Quality Vs Quantity: How Megapixels Can Affect Your Surveillance System

When it comes to selecting a security surveillance system that is right for you, there can be an overwhelming amount of variables and terminology that you may be familiar with. From megapixels to resolution, with illumination and field of view thrown into the mix, it can seem like a complicated decision. With the common mistake of “more is better” in mind, let’s take a look at how to break down the components of a surveillance system in order to determine which system meets your needs.

Pixels VS Megapixels

The terms pixel and megapixel go hand in hand when it comes to the composition of video image. To begin with, a pixel is a minute area of illumination on a display screen, which when put together side by side with other pixels acts as a mosaic of pixels to complete the image’s full composition. A pixel can then be broken down into megapixels, which is a unit of graphic resolution equal to 1-million pixels. Naturally, the more pixels an image has, the better the resolution will be.


The term resolution actually refers to the total number of the smallest picture elements or pixels that make up the image on your video footage. As we mentioned earlier, the more picture elements, the larger the detail in the picture will be, thus, the higher the resolution. While resolution can be measured differently depending on whether you’re using analog or digital cameras, when measuring pixels, it can be calculated in one of two ways. First being by multiplying the number of pixels horizontally by the number of pixels vertically, for example 600 x 400. Secondly, it can be measured by the pixels in the total image, such as 1.2 megapixels.

When it comes to security camera systems, your resolution is really more of a balancing act. Depending on what your specific use of your security system is, you may want to opt for a larger resolution to recognize things such as faces and license plates. However, if your security system is more geared towards a wider field of view, you can use a lower resolution, as a high level of detail is not necessarily needed. We suggest that you aim to balance the highest resolution with the lowest storage and bandwidth requirements.

Pixels Per Foot (PPF)

To pinpoint your surveillance needs, it’s best to use the measurement of “pixels per foot”, or PPF. This measurement is very similar to a camera’s resolution, but actually refers to the final resolution level of the video produced, in accordance to the size of the area being recorded. For example, if the minimum suggested resolution is 40 PPF and you’re using a camera to monitor an area of 15 feet wide, and you require a clear enough resolution for facial recognition, you should aim for a camera with a resolution of at least 66 pixels per foot in the width.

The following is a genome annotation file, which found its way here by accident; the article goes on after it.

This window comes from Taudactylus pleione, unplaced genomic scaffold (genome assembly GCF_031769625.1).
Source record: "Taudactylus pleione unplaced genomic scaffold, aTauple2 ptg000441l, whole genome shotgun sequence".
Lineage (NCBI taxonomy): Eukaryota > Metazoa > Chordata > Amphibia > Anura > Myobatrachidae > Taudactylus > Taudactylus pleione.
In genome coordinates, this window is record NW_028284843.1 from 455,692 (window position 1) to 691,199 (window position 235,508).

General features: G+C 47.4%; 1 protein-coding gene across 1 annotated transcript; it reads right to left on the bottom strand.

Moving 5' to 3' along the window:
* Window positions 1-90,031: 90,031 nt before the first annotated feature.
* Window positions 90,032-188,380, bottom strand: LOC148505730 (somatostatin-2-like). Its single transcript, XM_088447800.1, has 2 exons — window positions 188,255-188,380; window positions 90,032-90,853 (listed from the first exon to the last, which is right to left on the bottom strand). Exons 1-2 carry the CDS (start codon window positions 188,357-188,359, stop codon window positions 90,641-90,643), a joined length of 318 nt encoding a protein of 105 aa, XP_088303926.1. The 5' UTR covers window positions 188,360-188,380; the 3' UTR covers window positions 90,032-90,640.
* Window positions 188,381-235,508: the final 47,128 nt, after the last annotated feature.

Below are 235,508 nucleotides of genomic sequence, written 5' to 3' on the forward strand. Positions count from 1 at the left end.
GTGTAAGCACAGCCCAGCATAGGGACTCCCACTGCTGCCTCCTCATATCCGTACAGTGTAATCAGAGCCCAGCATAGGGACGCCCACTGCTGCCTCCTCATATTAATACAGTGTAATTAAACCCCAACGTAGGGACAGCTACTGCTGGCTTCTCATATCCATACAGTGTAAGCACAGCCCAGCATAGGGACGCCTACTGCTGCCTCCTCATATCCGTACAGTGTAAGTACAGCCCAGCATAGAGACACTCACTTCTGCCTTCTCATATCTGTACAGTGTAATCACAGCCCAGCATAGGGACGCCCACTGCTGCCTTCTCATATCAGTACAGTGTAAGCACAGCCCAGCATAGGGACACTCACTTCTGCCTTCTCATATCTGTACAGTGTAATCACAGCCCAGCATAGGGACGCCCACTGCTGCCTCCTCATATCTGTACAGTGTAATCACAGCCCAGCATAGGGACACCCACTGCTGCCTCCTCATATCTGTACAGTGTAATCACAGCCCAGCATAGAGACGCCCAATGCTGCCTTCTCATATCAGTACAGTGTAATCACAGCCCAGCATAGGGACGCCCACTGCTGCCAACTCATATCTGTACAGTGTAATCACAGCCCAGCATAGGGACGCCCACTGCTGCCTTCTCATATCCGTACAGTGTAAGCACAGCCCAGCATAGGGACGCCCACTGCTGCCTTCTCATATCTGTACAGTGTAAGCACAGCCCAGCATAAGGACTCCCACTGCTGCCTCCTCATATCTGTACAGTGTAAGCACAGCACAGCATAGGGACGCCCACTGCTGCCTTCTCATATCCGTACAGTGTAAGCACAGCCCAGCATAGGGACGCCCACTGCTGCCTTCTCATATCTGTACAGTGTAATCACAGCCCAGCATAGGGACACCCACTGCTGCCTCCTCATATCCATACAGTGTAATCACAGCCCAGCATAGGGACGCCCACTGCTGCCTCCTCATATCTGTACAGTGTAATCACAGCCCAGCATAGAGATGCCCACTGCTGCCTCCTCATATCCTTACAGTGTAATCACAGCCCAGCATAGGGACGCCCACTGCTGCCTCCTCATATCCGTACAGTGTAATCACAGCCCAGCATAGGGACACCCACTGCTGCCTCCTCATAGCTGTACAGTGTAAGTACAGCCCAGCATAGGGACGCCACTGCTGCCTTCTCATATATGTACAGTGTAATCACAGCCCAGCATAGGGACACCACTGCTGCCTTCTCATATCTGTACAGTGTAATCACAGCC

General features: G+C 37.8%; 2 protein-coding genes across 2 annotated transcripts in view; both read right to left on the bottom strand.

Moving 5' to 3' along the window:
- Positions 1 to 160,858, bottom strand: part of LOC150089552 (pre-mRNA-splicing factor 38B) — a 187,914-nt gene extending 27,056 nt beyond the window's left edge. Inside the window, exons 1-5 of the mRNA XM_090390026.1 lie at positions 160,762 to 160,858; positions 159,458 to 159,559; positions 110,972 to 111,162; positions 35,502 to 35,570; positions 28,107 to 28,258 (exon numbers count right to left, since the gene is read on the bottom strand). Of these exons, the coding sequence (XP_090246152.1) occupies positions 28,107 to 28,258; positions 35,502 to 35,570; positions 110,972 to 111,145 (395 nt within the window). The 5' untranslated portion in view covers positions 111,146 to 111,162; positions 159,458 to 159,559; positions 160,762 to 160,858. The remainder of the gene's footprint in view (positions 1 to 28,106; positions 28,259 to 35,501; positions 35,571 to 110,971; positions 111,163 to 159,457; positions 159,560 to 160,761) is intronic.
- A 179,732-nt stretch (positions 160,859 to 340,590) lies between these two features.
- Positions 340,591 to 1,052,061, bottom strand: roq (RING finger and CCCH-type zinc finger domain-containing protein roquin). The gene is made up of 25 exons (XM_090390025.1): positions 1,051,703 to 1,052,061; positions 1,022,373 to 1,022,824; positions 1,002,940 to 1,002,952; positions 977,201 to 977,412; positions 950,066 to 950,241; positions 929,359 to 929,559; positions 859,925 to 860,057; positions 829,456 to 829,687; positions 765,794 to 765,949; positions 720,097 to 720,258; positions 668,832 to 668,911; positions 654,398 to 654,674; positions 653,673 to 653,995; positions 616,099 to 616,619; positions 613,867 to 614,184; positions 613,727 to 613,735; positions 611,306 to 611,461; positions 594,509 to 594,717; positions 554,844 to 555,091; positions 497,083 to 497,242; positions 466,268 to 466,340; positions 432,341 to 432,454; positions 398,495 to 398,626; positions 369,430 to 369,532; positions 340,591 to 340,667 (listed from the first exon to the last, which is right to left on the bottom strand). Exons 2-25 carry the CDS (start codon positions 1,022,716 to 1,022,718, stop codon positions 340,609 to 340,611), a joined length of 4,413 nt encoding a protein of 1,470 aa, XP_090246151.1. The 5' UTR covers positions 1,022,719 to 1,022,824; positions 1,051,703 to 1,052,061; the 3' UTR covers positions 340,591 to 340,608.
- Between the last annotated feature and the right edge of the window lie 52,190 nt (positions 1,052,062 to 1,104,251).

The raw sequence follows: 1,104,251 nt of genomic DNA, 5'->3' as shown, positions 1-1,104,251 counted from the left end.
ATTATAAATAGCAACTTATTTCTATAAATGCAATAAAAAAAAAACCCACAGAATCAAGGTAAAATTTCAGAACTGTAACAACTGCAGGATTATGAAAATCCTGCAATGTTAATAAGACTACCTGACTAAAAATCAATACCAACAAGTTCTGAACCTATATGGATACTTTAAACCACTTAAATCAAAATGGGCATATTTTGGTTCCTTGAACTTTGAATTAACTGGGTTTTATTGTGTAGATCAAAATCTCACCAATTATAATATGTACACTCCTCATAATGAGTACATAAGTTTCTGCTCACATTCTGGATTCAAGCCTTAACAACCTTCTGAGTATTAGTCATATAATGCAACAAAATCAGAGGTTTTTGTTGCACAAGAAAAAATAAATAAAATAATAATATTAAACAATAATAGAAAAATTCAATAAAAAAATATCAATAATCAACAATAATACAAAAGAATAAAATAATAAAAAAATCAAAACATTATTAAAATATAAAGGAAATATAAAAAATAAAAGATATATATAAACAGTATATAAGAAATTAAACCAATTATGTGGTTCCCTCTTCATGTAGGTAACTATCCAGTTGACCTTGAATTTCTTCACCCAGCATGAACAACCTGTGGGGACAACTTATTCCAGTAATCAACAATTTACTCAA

More Cameras Vs More Pixels

When it comes to deciding on how many megapixels versus how many cameras you’ll need to achieve the resolution and coverage you’d like, it’s all about balance. As we mentioned earlier, calculating the amount of area monitored by the amount of pixels should be no less than 40 PPF. However, if your total does in fact reach below that, we suggest adding more cameras to cover more area at a better resolution, especially if features such a facial recognition are required. Dividing the viewing area can leave you with far more area covered and a better quality of image.

Why Is That Important?

It goes without saying that the clearer the resolution is, the more secure your property can be in the long run. When a security system is designed to monitor and track any intruders or unwanted activity, it is important to obtain a clear and crisp image of what is being secured. Let’s say for example something was to occur that required you to review your security footage in search of a culprit of trespassing. Having a vivid image of who and what took place will give you not only a better understanding, but a better chance of lawful resolution of the crime. 

Each case of security surveillance is unique in its needs and solutions, and you’ll come to find that each has their own specific products that are best suited to the job. If you have any questions about security surveillance equipment or you would like assistance finding a system that fits your budget and your needs, don’t hesitate to give us a call at (705) 725-9080. Our experienced team of security experts are always here to help answer your questions and to help secure your most prized possessions and investments.

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